An hour south from Miami, the Florida Keys begin. This archipelago is a collection of nearly 1,700 small islands that trail in a southwestward direction from Key Largo to Key West. A single highway (US 1) runs through the most populated islands over a series of more than 40 bridges in a 127.5-mile strip known as the Overseas Highway. Though the Keys are a popular destination, there are very few natural sand beaches. The vibrant coral reef off the coast protects the shore from debris carried in from the tide. There is no fresh water source in the Keys, so it is a highly valuable commodity that must be piped in from the mainland of Florida or collected from the rainfall. Though the keys are densely packed with tourists in the winter months, the population of residents in the region is concentrated in a handful of locations.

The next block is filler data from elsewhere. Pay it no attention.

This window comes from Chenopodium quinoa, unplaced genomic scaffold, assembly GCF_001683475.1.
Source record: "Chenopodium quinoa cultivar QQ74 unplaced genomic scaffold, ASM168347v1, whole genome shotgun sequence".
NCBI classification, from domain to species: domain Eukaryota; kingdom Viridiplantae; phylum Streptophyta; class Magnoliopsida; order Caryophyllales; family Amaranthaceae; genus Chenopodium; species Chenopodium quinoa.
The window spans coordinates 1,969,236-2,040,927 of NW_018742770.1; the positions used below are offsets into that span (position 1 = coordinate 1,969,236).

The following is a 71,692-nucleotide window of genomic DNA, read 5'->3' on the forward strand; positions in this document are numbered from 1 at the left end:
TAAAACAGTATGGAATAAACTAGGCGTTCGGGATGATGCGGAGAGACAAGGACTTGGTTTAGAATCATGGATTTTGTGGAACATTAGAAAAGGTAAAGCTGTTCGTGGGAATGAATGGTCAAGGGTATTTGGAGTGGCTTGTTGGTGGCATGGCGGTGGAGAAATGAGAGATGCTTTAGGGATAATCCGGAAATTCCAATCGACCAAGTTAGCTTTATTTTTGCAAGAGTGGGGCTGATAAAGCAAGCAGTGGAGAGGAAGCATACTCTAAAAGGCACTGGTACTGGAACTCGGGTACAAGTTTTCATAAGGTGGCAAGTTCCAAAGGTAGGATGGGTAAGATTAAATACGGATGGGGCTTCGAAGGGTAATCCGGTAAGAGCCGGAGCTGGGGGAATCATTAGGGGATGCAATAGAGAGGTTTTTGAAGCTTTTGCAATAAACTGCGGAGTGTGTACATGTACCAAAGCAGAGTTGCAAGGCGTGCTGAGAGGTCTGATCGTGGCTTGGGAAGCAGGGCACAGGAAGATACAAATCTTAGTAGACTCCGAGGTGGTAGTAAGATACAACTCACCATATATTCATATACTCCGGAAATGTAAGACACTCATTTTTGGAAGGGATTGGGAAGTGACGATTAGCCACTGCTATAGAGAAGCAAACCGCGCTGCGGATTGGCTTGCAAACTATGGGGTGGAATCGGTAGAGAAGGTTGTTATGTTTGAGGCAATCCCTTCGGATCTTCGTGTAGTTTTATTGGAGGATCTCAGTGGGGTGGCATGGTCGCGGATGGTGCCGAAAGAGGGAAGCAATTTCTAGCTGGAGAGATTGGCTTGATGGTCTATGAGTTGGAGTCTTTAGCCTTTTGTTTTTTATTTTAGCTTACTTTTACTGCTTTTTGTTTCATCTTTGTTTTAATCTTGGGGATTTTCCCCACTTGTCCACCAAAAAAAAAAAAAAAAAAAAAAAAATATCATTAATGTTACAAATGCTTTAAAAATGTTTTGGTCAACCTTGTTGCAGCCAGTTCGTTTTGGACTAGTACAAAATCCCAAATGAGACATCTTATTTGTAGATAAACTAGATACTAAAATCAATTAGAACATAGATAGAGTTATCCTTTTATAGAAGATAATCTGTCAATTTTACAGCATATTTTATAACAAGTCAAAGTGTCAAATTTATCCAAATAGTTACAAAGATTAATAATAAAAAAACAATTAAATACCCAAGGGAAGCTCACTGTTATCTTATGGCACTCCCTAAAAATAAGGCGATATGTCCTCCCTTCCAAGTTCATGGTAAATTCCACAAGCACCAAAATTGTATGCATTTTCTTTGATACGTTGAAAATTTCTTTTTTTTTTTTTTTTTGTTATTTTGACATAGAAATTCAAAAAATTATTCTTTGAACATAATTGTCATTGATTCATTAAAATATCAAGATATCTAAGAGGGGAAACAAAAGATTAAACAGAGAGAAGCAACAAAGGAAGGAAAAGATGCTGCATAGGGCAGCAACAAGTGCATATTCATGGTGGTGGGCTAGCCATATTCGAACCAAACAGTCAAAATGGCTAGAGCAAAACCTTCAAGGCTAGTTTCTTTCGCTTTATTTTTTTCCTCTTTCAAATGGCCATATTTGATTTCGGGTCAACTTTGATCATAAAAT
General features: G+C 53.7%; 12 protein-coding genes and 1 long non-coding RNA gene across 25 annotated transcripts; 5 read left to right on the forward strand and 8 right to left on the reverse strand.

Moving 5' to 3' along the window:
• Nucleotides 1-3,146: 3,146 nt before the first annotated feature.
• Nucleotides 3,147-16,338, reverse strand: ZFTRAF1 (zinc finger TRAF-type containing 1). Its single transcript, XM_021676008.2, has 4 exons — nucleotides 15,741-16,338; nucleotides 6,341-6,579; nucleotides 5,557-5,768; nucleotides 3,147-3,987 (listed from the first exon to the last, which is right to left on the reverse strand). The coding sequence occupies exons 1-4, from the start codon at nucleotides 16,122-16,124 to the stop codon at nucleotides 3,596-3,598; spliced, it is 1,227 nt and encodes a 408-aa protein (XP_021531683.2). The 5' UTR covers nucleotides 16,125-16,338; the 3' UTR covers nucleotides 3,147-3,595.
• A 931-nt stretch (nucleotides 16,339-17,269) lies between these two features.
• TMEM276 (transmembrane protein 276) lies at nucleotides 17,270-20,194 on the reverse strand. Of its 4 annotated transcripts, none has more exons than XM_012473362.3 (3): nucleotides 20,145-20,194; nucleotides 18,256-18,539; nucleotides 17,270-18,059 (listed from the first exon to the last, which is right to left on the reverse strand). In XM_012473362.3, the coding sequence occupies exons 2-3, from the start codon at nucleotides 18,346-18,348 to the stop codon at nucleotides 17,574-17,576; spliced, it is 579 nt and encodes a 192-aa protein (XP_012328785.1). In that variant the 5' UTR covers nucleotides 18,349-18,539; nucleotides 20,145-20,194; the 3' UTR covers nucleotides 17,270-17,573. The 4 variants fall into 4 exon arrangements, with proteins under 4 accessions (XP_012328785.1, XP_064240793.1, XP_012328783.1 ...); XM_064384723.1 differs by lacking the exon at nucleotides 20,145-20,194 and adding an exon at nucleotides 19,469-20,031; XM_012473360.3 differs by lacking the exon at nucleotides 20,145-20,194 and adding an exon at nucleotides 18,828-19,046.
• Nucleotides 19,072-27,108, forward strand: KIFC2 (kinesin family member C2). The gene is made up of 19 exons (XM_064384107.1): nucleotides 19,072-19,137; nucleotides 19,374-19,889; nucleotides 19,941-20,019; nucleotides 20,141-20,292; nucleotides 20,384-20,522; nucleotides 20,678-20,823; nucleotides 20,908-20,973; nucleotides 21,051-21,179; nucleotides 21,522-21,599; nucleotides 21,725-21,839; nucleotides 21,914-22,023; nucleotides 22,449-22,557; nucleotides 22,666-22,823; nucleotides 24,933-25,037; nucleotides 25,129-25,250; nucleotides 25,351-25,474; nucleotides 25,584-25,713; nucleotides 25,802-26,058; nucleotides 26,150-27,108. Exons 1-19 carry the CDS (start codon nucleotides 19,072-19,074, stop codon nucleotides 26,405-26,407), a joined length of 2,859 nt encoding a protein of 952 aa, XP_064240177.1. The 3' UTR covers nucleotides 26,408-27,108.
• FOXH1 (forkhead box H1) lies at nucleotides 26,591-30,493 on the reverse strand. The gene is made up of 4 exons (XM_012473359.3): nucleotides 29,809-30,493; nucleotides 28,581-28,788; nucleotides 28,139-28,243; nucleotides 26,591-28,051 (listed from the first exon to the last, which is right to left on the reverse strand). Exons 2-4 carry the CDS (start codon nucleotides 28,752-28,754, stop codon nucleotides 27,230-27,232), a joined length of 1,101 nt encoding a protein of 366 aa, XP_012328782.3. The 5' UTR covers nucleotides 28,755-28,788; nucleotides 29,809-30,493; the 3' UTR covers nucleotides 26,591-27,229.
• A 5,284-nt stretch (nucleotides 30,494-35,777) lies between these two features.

Real estate is very expensive in South Florida because there is so little that is able to be easily developed. A thin strip along the eastern and western borders is all the solid land to be had. In fact, many roads simply dead end into swampland, though “Alligator Alley,” US I-75, does cross the upper Everglades. While the swamplands can be converted into usable terrain, the process is expensive and many shy away from the unique challenges of doing so. Still, because the region is so densely populated and bustling with industry, property is a desirable and valuable asset.

A Shining Industry